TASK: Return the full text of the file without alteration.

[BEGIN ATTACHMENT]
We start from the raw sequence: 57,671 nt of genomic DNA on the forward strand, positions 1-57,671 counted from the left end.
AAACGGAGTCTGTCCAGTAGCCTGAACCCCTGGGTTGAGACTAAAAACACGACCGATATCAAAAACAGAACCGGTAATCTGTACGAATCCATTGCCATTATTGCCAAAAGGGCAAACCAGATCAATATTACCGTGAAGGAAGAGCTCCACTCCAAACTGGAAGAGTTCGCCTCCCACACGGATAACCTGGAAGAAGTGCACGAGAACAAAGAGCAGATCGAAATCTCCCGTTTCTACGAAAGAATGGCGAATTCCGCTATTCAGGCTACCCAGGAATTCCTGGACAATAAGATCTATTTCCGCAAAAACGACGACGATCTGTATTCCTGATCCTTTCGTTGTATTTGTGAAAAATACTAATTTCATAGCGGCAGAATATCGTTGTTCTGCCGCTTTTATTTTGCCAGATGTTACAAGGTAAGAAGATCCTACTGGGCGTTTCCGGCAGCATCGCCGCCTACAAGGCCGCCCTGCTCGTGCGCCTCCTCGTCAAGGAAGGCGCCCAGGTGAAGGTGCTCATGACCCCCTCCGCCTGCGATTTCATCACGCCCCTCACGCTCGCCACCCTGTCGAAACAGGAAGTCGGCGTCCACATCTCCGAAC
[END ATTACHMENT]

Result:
We start from the raw sequence: 57,671 nt of genomic DNA on the forward strand, positions 1-57,671 counted from the left end.
AAACGGAGTCTGTCCAGTAGCCTGAACCCCTGGGTTGAGACTAAAAACACGACCGATATCAAAAACAGAACCGGTAATCTGTACGAATCCATTGCCATTATTGCCAAAAGGGCAAACCAGATCAATATTACCGTGAAGGAAGAGCTCCACTCCAAACTGGAAGAGTTCGCCTCCCACACGGATAACCTGGAAGAAGTGCACGAGAACAAAGAGCAGATCGAAATCTCCCGTTTCTACGAAAGAATGGCGAATTCCGCTATTCAGGCTACCCAGGAATTCCTGGACAATAAGATCTATTTCCGCAAAAACGACGACGATCTGTATTCCTGATCCTTTCGTTGTATTTGTGAAAAATACTAATTTCATAGCGGCAGAATATCGTTGTTCTGCCGCTTTTATTTTGCCAGATGTTACAAGGTAAGAAGATCCTACTGGGCGTTTCCGGCAGCATCGCCGCCTACAAGGCCGCCCTGCTCGTGCGCCTCCTCGTCAAGGAAGGCGCCCAGGTGAAGGTGCTCATGACCCCCTCCGCCTGCGATTTCATCACGCCCCTCACGCTCGCCACCCTGTCGAAACAGGAAGTCGGCGTCCACATCTCCGAAC